Report on Sangeang Api (Indonesia) — 3 July-9 July 2019
Smithsonian / US Geological Survey Weekly Volcanic Activity Report, 3 July-9 July 2019
Managing Editor: Sally Kuhn Sennert
Please cite this report as:
Global Volcanism Program, 2019. Report on Sangeang Api (Indonesia). In: Sennert, S K (ed.), Weekly Volcanic Activity Report, 3 July-9 July 2019. Smithsonian Institution and US Geological Survey.
8.2°S, 119.07°E; summit elev. 1949 m
All times are local (unless otherwise noted)
The Darwin VAAC reported that during 4-5 July ash plumes from Sangeang Api were visible in satellite images rising to 2.1-2.3 km (7,000-8,000 ft) a.s.l. and drifting SW and W. During 6-9 July multiple ash plumes rose to 3-4.6 km (10,000-15,000 ft) a.s.l. and drifted N, NW, and SW. Thermal anomalies were visible on 4 and 8 July.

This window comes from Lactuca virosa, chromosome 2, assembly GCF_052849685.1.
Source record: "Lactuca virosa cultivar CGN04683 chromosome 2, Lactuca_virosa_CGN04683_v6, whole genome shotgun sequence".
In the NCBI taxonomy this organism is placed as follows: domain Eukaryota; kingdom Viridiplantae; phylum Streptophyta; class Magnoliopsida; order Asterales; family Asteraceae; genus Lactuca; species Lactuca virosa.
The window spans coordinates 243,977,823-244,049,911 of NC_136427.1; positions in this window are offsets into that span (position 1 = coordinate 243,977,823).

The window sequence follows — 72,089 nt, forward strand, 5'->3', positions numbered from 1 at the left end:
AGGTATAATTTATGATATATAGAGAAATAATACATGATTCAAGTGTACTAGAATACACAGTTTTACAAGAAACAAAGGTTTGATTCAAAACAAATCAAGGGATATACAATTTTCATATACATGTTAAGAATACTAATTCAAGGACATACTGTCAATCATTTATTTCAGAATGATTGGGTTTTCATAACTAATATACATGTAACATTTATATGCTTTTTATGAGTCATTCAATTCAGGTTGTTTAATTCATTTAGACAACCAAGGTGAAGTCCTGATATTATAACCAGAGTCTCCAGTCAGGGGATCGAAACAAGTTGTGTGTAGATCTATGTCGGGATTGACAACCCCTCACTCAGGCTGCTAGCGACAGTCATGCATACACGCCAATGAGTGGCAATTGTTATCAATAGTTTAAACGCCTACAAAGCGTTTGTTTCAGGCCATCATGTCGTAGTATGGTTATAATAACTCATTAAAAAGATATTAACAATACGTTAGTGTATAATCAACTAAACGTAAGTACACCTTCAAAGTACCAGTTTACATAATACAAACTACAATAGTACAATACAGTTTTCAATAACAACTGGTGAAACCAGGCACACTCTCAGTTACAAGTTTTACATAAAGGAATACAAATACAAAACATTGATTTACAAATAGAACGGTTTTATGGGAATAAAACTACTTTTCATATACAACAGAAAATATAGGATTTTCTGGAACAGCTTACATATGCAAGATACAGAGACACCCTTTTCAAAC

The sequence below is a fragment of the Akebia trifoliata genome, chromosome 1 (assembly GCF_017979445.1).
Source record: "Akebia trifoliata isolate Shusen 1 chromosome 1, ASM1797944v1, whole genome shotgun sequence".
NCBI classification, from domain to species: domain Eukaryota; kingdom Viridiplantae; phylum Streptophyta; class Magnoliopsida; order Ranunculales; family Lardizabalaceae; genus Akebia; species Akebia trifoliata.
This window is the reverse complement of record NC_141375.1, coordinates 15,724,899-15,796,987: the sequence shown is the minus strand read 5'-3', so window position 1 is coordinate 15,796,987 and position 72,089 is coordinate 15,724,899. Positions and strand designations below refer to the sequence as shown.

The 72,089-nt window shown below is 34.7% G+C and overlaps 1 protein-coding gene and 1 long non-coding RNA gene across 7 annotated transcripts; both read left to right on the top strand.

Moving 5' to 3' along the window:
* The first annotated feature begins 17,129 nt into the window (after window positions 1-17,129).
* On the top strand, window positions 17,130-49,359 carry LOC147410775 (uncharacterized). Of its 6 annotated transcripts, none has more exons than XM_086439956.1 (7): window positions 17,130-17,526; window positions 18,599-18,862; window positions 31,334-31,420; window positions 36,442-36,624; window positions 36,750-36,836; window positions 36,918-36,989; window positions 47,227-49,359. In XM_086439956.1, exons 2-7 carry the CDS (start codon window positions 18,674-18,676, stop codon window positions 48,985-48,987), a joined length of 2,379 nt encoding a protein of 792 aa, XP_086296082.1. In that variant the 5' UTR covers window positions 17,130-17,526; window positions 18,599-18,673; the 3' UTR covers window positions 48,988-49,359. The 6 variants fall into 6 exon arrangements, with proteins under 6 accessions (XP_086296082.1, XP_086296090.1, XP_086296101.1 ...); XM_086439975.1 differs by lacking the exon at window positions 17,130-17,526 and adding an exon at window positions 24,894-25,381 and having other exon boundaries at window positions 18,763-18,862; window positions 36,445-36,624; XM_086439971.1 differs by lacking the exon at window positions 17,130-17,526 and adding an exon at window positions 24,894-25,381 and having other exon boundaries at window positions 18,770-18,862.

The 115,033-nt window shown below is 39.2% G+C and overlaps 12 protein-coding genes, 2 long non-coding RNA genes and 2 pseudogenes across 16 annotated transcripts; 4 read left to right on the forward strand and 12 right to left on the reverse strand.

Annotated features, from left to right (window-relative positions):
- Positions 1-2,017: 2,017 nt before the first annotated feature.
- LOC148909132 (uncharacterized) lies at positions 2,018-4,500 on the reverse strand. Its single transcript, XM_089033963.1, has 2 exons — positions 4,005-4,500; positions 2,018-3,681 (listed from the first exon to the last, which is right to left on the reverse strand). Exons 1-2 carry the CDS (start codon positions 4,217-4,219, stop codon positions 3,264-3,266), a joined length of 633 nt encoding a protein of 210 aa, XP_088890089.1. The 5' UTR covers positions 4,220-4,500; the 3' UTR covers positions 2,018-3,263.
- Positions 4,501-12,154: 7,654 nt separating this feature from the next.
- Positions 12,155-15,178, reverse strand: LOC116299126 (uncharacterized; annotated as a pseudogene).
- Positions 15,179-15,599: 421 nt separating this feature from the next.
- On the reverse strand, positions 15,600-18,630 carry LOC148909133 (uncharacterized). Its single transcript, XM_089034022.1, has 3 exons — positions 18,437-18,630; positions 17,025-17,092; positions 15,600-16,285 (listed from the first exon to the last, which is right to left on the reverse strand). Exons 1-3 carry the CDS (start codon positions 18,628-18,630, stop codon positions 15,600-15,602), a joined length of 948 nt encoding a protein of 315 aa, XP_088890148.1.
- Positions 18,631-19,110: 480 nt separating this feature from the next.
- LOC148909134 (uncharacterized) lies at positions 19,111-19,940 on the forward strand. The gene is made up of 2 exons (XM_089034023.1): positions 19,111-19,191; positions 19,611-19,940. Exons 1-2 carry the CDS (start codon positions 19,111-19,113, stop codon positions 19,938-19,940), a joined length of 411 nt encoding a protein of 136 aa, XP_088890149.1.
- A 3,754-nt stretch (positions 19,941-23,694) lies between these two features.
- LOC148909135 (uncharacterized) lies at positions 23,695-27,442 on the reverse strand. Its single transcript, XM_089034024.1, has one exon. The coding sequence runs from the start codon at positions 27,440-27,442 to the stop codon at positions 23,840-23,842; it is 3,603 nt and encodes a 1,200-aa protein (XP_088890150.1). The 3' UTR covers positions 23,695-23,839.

Geologic Background. Sangeang Api volcano, one of the most active in the Lesser Sunda Islands, forms a small 13-km-wide island off the NE coast of Sumbawa Island. Two large trachybasaltic-to-tranchyandesitic volcanic cones, 1949-m-high Doro Api and 1795-m-high Doro Mantoi, were constructed in the center and on the eastern rim, respectively, of an older, largely obscured caldera. Flank vents occur on the south side of Doro Mantoi and near the northern coast. Intermittent historical eruptions have been recorded since 1512, most of them during in the 20th century.